This is what we are looking for. It is a quantified number relative to a scale, with no misinterpretation. Clear and concise. It is the therapists version of a tape measure.
While we may have been using the trained eye to determine conditions in the past, there is an increasing need to confirm these observations with accurate data, and this is where our analysis devices are brought to play. With a combination of visual examination, consultation and a range of skin tests, we can quickly establish an accurate physiological and chemical picture of the clients face or treatment area of interest.
Although these devices can be used individually, it is when they are used in combination that we obtain a more detailed picture of the skins prevailing conditions.
Take for example the correct use of both black light and a digital skin tester in harmony.
The digital skin tester is used to determine overall lipid levels, followed by a visual examination under black light to determine the areas of oil flow and quality of sebum present in various areas of the face.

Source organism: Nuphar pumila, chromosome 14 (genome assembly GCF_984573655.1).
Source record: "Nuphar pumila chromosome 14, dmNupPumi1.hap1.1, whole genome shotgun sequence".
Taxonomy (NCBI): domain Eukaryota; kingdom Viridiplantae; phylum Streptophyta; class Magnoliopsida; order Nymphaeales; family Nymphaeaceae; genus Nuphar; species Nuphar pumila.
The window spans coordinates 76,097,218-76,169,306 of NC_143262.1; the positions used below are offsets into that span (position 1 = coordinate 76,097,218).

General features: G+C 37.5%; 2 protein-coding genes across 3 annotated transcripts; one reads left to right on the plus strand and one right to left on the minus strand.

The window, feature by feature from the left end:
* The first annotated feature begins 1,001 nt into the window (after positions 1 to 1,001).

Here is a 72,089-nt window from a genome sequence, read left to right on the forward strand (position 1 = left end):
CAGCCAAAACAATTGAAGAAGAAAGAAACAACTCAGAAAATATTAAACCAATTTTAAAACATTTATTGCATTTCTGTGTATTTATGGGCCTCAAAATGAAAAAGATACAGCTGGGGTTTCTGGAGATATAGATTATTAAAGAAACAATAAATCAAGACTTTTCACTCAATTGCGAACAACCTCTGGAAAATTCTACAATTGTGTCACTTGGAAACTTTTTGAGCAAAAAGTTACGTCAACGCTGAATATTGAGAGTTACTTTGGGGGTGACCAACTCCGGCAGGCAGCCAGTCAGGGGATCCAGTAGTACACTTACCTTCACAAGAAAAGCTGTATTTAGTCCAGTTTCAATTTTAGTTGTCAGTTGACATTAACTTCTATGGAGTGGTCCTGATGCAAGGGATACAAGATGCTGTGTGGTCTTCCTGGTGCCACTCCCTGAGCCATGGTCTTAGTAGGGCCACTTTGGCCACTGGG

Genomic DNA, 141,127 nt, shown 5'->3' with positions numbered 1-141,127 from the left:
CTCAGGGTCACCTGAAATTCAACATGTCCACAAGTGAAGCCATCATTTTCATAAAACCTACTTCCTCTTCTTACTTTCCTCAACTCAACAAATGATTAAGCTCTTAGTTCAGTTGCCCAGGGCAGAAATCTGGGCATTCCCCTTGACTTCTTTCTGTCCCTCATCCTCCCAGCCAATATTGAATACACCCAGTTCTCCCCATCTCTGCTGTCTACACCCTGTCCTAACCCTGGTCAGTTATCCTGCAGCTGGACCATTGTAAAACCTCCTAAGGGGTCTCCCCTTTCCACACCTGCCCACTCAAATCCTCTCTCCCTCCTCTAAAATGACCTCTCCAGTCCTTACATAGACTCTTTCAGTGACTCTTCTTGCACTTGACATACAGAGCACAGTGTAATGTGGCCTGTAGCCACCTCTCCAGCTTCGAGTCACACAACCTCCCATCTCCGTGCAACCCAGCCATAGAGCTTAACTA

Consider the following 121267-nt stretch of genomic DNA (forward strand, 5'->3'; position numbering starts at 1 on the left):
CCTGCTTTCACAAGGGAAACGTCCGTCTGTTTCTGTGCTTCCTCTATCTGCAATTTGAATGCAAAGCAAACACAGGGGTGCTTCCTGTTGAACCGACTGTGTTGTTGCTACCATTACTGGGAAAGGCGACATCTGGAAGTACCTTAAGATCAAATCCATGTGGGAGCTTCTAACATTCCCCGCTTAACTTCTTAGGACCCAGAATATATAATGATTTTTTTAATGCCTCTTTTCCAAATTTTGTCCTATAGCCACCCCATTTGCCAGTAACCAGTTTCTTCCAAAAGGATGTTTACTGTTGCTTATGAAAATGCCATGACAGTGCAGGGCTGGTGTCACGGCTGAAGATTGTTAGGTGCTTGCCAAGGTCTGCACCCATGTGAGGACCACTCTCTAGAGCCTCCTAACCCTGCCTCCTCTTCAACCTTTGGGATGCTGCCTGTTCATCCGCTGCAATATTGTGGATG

In this scenario, each device is used to examine the same dynamic of the skin, in this case sebum. One device quantifies the overall level present and the other displays the density of flow and composition relative to the colour displayed.
A similar duo of tests can be conducted for susceptibility to pigmentation when undertaking skin rejuvenation with Intense Pulsed Light devices.
The black light is used first to determine the areas of concealed pigmentation that may cause concern, with the digital melanin tester used to quantify that level of pigmentation.
The combination of data is then be intelligently used to determine appropriate settings on the Intense Pulsed Light device to be used.
Without the employment of either of these analysis devices, how could the client be ensured of not having a post-treatment pigmentation issue? How else would you know if there was a potential problem lurking beneath the skins surface?
And so we return to the theme of this discussion. If the beauty and skin treatment therapist is to be seen as a professional in the eyes of an increasingly aware public, we must take steps to ensure our conduct and procedures are scientifically based.
If this requires us to invest in equipment that helps us become more accurate with our diagnosis and consequently more effective in our treatments, then we must take this step without hesitation.
© 2005 Virtual Beauty Corporation